News Literacy: From Gutenberg to Zuckerberg

The full News Literacy course, developed at Stony Brook University, organizes the material into 14 lessons that take students from the information revolution of Johannes Gutenberg's printing press to the Digital Age of Mark Zuckerberg's Facebook. Each lesson can stand alone or be easily integrated into your program.

Lesson 1: What is News Literacy and Why Does It Matter?

  • We are in the midst of an information revolution with an impact comparable to the one sparked by the invention of the printing press.
  • In the Digital Age it is up to news consumers, overloaded with information, to determine what is reliable and what is not. 


Lesson 2: The Power of Information

  • There is a universal need to receive and share information.
  • Some people will kill or risk death over the flow of information.
  • The battle to control information is timeless and universal.


Lesson 3: Freedom of the Press: Too Much or Not Enough?

  • The U.S. Constitution safeguards the role of a free press as a check on the power of government.
  • The American judicial concept of "no prior restraint" places the burden to publish responsibly on the press, with the understanding that journalists may face consequences for what they choose to publish.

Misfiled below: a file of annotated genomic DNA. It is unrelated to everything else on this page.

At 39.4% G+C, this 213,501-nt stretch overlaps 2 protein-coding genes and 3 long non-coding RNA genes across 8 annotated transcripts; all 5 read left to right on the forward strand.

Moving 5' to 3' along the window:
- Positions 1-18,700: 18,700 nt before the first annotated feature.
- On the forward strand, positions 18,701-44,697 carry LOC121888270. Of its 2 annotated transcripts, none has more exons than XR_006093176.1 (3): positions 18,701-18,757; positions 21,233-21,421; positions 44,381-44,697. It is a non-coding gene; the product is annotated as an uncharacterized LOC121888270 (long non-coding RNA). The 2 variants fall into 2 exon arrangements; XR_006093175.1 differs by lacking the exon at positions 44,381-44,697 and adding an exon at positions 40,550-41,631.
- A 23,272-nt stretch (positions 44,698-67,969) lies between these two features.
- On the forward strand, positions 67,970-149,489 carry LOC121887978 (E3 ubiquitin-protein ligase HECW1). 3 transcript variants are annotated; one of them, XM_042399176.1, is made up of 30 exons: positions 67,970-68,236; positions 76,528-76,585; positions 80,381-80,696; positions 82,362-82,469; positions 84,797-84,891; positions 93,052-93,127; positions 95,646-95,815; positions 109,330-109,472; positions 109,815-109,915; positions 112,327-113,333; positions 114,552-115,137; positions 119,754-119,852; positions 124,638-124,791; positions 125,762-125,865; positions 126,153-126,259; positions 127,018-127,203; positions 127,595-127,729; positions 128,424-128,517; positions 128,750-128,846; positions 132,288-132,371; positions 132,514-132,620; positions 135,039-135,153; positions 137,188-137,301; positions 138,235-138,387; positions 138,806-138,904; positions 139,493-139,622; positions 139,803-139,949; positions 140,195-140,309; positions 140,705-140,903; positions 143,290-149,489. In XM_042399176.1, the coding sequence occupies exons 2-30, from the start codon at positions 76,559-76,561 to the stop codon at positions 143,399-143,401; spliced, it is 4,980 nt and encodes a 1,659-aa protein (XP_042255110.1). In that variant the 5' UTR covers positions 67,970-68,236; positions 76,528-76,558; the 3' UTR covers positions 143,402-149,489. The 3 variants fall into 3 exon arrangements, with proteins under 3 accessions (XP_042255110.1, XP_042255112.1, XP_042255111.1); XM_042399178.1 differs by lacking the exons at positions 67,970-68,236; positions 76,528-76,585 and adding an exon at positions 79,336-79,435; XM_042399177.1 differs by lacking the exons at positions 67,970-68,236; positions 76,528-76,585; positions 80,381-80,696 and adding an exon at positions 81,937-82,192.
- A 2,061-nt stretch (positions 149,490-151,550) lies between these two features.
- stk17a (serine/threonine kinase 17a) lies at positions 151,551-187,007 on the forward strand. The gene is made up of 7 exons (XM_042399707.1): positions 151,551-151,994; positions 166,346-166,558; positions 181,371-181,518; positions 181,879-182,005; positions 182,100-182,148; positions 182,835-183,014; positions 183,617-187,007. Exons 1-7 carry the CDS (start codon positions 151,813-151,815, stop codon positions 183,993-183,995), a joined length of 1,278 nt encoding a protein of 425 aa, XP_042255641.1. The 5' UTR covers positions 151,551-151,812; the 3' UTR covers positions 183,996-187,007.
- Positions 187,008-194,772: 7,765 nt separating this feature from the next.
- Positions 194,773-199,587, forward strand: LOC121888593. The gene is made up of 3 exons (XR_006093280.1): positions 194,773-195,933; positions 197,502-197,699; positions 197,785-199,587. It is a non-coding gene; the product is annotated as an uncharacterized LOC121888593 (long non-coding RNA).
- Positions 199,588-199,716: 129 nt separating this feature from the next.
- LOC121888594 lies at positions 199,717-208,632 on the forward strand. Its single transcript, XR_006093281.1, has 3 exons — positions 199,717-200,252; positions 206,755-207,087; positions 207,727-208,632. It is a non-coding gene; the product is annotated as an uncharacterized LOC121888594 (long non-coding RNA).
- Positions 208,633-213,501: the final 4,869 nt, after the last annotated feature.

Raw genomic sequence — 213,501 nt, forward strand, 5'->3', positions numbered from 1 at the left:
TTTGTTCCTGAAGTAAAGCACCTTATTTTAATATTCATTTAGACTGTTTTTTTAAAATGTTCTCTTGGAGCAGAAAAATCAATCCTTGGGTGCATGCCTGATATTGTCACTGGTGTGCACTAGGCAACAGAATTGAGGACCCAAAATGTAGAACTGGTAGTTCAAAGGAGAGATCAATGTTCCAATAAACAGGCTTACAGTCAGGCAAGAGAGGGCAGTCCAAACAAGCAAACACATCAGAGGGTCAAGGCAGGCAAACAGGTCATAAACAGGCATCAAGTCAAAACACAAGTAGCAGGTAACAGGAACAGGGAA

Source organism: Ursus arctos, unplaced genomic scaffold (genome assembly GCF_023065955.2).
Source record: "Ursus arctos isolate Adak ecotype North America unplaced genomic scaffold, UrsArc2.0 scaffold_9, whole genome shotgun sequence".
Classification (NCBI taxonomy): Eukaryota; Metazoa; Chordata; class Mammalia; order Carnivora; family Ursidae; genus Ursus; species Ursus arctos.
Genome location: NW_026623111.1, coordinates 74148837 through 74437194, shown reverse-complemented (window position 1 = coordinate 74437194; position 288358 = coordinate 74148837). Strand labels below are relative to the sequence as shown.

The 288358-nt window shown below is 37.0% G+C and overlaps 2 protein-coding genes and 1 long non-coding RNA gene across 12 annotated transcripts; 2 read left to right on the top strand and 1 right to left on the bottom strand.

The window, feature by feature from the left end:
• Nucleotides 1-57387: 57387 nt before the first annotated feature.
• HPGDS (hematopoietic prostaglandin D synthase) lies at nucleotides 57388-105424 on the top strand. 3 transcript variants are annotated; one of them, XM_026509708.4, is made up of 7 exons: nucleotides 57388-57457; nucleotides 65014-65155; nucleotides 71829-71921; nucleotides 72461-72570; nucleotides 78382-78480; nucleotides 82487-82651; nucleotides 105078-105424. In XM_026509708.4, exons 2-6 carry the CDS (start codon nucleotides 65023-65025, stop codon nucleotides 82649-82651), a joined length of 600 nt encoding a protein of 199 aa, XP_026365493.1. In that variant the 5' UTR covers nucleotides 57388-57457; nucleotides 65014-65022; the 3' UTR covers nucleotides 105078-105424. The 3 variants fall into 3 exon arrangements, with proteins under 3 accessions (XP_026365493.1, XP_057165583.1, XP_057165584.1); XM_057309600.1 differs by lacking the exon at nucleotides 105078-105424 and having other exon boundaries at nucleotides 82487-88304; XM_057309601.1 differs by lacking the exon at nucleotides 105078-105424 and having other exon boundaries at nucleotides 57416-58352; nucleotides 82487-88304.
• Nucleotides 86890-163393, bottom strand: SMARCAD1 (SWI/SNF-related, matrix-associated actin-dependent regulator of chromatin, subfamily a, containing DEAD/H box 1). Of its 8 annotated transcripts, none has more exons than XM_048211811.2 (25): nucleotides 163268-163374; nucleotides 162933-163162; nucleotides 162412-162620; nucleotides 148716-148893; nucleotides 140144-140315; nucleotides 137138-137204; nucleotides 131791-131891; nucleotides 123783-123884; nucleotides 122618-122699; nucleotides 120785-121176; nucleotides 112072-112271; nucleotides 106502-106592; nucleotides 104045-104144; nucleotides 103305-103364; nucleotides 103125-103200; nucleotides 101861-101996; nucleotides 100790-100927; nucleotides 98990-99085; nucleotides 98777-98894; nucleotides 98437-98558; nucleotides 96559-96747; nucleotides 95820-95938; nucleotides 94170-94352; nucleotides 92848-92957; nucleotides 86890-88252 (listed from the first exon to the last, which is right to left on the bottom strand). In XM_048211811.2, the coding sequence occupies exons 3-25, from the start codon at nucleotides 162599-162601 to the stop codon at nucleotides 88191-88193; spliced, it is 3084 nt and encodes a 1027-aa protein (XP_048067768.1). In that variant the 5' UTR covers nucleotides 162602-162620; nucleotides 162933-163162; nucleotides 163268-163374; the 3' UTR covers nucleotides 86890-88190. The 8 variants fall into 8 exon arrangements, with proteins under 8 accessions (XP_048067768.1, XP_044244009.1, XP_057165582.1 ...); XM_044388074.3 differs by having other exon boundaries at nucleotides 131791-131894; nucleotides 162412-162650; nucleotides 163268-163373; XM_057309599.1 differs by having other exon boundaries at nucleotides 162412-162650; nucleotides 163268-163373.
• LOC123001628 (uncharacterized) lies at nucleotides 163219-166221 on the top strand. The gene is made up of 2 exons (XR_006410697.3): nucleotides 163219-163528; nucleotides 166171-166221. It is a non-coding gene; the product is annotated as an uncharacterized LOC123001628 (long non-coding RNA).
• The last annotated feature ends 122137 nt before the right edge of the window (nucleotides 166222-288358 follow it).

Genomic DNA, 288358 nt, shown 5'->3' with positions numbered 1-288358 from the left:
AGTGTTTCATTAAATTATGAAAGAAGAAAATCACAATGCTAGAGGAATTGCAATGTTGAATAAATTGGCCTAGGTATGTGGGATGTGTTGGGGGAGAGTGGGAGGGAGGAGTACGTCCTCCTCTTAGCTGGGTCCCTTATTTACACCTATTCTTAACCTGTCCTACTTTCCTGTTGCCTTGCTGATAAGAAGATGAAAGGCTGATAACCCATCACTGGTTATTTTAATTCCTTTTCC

Lesson 4: Know Your Neighborhood

  • One of the keys to determining if information is reliable is being able to identify what it is: journalism, advertising, publicity, propaganda, entertainment or raw information.
  • The blurring of the lines between these information neighborhoods is one of the challenges facing news consumers.
  • News is information of some public interest that is shared and subject to a journalistic process of verification, and for which an independent individual or organization is directly accountable. Those three attributes are represented in the acronym VIA, and all must be present to classify information as journalism.


Lesson 5: What is News and Who Decides?

  • News value is determined by four factors: Universal News Drivers, Editorial Judgment, The Audience, and Profits and Competition.